Each stop on the World Poker Tour is defined by certain unique distinguishing characteristics, based on the locale, the history it’s built up on tour or one of a hundred other aspects that set it apart from all the rest.
In the case of Bay 101 and its signature WPT Event, the Shooting Star Classic, almost every element of the tournament and the surrounding experience is unlike anything else you’re likely to find in poker. With bounties on more than 50 players, anyone who enters or satellites into the field is guaranteed to play with one of poker’s big time stars while getting an extra incentive of $2,500 cash if they’re fortunate enough to bust that designated player.
The Bay 101 faithful – those who play in the room during the rest of the year without the bright lights of the WPT shining upon them – always show up in force to support the tournament in one of two big ways. First and foremost, they form a rail as deep as any poker tournament in the world you’re likely to see outside the late stages of the WSOP Main Event.
“We have the best fans in the world for poker,” said WPT Executive Tour Director Matt Savage, who got his start at Bay 101 and maintains strong ties to the area to this day. “It’s something that’s hard to understand sometimes. These guys have photos, and chips, and cards, things I’ve never seen before for these pros to sign. The kind of tournament that it is, with the Shooting Stars, it has all these players coming into town – and the poker fans in San Jose really respond in showing up in numbers and staying for all of the long hours.”
Quite a few of them actually get a chance to play with those giants of poker thanks to numerous satellites that run in the weeks and months that lead up to the event. Enter Ron Lewis, a familiar face to those who play at Bay 101 Casino year-round, who took advantage of that robust schedule of satellites to win his way into the 2015 Bay 101 Shooting Star Classic.
“This is the first time that I actually decided that I’d go ahead and get in the Shooting Star [Classic] because I’ve never done it before,” I’d thought about it, but this year I really wanted to do it. I actually won two satellites, I had 2 seats. I ended up actually going from the single table, $430 to win a $7,500 seat two times.”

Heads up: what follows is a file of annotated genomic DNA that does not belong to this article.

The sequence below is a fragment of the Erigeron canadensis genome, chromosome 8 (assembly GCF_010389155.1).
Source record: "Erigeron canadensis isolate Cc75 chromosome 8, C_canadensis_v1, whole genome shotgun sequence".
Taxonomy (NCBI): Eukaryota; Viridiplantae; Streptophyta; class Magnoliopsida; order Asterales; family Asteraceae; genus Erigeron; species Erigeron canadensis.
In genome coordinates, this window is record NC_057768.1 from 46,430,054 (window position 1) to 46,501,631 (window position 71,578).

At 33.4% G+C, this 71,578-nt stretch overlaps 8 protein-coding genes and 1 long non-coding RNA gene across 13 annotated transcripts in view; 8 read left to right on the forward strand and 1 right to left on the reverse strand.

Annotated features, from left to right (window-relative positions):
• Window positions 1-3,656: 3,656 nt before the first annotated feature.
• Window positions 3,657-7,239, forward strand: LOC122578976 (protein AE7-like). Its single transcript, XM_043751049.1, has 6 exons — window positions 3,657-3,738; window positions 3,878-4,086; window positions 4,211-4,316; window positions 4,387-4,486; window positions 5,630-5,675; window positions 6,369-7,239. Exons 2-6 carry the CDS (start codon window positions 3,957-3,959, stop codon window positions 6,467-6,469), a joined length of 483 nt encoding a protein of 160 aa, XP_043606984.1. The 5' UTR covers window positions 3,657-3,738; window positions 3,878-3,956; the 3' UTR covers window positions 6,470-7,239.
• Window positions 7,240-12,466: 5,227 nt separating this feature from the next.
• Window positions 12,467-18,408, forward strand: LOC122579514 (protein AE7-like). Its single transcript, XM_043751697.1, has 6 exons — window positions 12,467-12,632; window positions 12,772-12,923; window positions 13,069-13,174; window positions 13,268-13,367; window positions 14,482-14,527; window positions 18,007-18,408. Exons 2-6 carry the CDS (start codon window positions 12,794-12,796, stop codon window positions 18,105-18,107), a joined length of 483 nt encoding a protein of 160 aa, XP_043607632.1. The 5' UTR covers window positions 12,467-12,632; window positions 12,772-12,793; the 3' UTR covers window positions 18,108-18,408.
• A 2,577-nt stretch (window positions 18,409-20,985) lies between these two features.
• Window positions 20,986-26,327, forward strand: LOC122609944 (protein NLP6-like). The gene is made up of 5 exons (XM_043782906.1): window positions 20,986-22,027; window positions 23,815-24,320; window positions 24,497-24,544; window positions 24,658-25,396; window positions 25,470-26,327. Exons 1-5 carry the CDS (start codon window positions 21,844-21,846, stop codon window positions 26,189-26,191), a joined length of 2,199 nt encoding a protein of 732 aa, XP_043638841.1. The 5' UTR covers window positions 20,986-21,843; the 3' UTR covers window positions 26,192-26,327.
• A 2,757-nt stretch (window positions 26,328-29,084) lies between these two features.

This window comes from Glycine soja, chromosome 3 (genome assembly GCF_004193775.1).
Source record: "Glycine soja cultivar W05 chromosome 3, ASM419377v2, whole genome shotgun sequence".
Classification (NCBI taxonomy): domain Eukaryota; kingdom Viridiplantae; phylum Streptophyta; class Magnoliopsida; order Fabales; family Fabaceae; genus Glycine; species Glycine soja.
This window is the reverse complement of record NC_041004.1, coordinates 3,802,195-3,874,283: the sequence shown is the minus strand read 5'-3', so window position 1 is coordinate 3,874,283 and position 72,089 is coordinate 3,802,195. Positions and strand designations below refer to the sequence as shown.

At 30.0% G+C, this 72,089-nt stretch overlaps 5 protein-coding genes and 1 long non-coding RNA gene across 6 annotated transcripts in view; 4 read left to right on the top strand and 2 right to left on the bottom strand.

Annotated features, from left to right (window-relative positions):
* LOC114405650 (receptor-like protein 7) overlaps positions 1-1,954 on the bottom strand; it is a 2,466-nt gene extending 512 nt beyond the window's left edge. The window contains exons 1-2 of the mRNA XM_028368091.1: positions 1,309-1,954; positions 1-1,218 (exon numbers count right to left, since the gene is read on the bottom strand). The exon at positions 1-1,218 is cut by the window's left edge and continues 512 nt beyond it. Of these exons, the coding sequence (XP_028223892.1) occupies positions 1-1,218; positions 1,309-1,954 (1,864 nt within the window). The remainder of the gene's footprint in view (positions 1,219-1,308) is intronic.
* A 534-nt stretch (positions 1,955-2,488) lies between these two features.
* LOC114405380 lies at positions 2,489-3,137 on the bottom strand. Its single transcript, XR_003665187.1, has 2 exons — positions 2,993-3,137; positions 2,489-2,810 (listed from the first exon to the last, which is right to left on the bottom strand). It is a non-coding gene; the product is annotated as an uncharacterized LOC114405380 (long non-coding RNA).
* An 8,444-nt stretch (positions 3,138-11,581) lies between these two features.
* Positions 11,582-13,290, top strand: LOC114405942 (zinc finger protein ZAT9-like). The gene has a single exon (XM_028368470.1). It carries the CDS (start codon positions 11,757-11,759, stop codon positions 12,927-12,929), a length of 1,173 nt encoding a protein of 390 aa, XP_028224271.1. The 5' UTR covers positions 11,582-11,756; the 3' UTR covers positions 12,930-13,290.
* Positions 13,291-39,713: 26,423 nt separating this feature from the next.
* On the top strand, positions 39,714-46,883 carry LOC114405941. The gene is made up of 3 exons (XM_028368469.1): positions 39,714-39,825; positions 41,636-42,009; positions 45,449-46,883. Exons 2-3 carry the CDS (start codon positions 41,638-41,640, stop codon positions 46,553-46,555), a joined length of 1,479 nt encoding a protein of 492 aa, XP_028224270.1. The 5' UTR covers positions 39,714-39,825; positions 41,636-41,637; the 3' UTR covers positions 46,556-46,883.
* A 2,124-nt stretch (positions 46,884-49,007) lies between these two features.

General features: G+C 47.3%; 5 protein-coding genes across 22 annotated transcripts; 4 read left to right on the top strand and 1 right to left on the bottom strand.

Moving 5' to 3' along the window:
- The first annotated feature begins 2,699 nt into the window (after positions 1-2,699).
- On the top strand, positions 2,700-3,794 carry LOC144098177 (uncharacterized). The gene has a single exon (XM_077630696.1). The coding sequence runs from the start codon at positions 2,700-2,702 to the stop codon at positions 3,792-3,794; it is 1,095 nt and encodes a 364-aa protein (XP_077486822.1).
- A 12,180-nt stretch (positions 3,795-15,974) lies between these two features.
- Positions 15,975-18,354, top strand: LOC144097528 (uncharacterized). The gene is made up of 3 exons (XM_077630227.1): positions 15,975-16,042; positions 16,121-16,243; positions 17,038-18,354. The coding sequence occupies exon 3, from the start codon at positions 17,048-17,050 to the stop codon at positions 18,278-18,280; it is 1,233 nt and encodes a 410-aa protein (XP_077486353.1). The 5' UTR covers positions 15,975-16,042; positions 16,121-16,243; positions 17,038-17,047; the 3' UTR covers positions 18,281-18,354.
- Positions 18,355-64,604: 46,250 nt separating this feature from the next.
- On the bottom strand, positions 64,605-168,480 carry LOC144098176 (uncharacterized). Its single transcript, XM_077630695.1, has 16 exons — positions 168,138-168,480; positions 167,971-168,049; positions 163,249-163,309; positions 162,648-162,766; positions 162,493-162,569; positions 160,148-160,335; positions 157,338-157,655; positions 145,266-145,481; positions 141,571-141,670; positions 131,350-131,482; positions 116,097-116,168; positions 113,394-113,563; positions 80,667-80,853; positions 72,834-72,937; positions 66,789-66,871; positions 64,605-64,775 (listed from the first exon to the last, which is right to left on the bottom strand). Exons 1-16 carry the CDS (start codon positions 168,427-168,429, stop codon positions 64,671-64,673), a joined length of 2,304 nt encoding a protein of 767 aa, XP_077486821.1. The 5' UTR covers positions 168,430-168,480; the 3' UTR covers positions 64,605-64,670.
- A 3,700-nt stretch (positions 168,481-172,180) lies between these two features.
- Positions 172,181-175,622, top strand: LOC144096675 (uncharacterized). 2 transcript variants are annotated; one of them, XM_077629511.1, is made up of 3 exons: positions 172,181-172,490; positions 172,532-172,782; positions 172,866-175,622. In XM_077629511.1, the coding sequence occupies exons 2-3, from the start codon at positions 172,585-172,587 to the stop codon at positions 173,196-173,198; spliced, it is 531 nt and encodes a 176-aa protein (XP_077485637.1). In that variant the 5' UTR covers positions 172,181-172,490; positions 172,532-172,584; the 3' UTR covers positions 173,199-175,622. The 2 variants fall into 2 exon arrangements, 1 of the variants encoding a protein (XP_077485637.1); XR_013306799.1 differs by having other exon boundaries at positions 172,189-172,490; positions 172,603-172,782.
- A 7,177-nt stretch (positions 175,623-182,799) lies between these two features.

Lewis hadn’t played many major tournaments, but in limited action he’s managed a title in a style of poker that’s a bit of a rarity on the tournament circuit these days.
“Bay 101 has a thing during the summertime,” said Lewis, “I’ve won a Partners tournament. That was a lot of fun because at the final table, I ended up just basically running everybody over.”
While Ali Mohammadi was by his side in winning a $10,320 champion’s share, Lewis was on his own going into the Bay 101 Shooting Star. It was the opportunity of a lifetime, and it came in his own backyard. Lewis’ profession of choice also helped shape abilities that come in very handy at a poker table.
“I’m actually from this area and I have my own dental lab, my own business,” said Lewis, “And I’m very good with my hands. I look at very precise types of things, and that’s why when I look at somebody I can see stuff; just small little things that do it.”
Attention to detail seemingly paid off for Lewis on Day 1B, as he ended the night among the top 10 stacks.
“I’ve got to tell you, it was really fun looking at the players, getting what I could from them and chipping up,” said Lewis. “I actually had some really great hints [I picked up] that helped me chip up a lot, and you have to do that. It’s all utility – one has to be able to fire out more bullets, and once you have [chips] then you can play lots of ways.”
Things kept rolling along on Day 2, and Lewis more than held his own with some of the world’s best. He even earned one of the $2,500 Shooting Star bounties, getting the better end of a coinflip as his pocket queens held off Mohsin Charania’s ace-king. As the field grew thinner and thinner Lewis kept picking up chips, and it was clear that he was truly enjoying himself at the table.
“My experience in doing this for the first time was just a pleasure because I got to see a lot of pros and I had fun with them all,” said Lewis. “Some guys are [more] serious than any others and that’s okay. That’s just the way they are.”